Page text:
The helminths also had an effect on the microbiomes of the rodents.  16s rRNA sequencing revealed an average 25% shift in microbiome composition of animals infected with helminths (with a predominant shift of Bacilli to Clostridia).  Rats that were infected with E. coli early in life experienced a microbiome composition shift in adulthood, as more harmful Bacteroidetes species were found in adults.  Interestingly, this observation was not found in those who were E.coli infected but also infected with helminths, suggesting helminths prevented this composition shift. 

Overall, these findings suggest that helminths could provide therapeutic benefit, especially after infection early in life.  It will be interesting to see how this research can translate to human models, especially by narrowing down bacterial infections that could harm or benefit development.  Understanding what drives these developmental complications could have immense health benefits for the public. 

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The views expressed in the blog are solely those of the author of the blog and not necessarily the American Microbiome Institute or any of our scientists, sponsors, donors, or affiliates.

Decreased bladder microbiome diversity associated with urinary tract infections

A catheter

A catheter

Urinary tract infection is one of the top healthcare-associated infections along with pneumonia and gastrointestinal illness, according to the Centers for Disease Control and Prevention. In nursing homes, UTIs are the most common type of infection and are often caused by catheters. Catheters are used to collect urine in both male and female patients. Older patients tend to need catheters for a longer period of time, putting them at higher risk for infections as it allows for the greater colonization of infectious bacteria. In an article published in the Journal of Infection, researchers in Houston, Texas experimented with a catheter coated in a specific strain of Escherichia coli to see if it would prevent catheter-associated urinary tract infections (CAUTIs) in older patients.

Eight men and two women, with a mean age of 70.9, were enrolled in the study. All but one subject received antibiotics prior to the insertion of the catheter. This antibiotic regime most likely caused a significant disruption to the existing microbial balance in the bladder. Despite the antibiotic use, the subjects’ urine still showed the presence of microorganisms after antibiotic treatment and immediately prior to catheter insertion. The study catheters that each patient received were previously colonized in the lab by E. coli strain HU2117, which is a strain that is missing an essential infection-allowing gene. By using the benign strain without this papG gene, the patients were safe from any harm. The hypothesis was that this E. coli strain would be delivered to the bladder and compete with infectious bacteria, not allowing the pathogens to colonize the bladder.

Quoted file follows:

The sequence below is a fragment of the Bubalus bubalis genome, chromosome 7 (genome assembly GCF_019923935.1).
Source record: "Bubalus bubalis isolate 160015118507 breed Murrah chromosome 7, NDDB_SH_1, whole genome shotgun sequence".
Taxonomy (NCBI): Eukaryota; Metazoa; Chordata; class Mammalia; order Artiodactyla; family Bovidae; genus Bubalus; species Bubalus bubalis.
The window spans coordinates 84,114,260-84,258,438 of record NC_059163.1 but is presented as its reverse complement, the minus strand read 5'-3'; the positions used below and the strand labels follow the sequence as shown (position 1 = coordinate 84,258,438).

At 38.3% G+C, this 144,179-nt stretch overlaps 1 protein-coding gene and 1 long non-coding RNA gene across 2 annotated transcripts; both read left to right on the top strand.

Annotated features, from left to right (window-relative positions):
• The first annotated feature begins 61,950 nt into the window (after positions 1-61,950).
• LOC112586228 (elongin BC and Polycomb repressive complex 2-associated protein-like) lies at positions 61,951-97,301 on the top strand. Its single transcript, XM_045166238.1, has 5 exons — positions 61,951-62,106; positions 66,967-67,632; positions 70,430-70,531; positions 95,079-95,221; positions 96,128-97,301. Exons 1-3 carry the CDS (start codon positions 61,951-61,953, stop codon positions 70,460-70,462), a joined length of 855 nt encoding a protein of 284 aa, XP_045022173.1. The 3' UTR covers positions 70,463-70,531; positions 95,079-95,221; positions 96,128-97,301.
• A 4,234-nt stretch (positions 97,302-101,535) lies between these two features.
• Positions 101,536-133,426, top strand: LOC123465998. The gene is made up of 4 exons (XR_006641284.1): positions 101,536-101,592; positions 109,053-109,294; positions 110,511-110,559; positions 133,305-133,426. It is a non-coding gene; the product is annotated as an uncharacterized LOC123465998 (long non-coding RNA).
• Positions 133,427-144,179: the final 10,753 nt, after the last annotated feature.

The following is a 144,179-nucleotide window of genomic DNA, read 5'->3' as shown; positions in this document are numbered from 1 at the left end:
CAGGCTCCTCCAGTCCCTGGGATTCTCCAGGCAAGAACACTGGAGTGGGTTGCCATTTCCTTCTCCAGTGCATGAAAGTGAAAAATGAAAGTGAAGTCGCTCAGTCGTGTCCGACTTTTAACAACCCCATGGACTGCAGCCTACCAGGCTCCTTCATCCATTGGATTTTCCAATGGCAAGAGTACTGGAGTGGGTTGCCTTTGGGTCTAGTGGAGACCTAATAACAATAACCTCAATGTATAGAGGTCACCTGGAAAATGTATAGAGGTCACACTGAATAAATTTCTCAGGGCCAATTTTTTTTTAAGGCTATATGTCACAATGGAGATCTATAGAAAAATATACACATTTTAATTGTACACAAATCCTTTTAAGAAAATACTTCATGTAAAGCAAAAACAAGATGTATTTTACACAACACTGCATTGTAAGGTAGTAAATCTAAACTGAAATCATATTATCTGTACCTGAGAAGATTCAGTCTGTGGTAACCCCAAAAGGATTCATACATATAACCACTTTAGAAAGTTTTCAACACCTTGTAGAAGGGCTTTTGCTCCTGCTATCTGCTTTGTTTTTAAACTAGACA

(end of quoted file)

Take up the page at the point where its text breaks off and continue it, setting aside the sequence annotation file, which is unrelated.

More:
Urine samples were collected from the subjects on days 0, 1, 3, 7, 14, 21, and 28 after catheter insertion. After that, samples were collected monthly until no E. coli was detected. Three of the subjects suffered from febrile UTI, and two from urosepsis/bacteremia, another form of UTI. In these five subjects E. coli was not the predominant bacteria and was not even detected during infection in some cases. From the results of this study we can conclude that E. coli HU2117 is most-likely not effective enough in preventing other pathogenic bacteria from infecting the bladder.  

The researchers explain that the reason why their experiment had a negative result was that the E. coli did not increase bacterial diversity in the bladder. Diversity in colonization is usually what protects from infection and in this study, decreased diversity led to UTIs. This is a theme we have seen over and over again on the blog. Further informative studies could include those that help us understand the healthy and diverse microbiome of the bladder, and subsequently use that information to decrease UTI occurrence.  

Please email blog@MicrobiomeInstitute.org for any comments, news, or ideas for new blog posts.

The views expressed in the blog are solely those of the author of the blog and not necessarily the American Microbiome Institute or any of our scientists, sponsors, donors, or affiliates.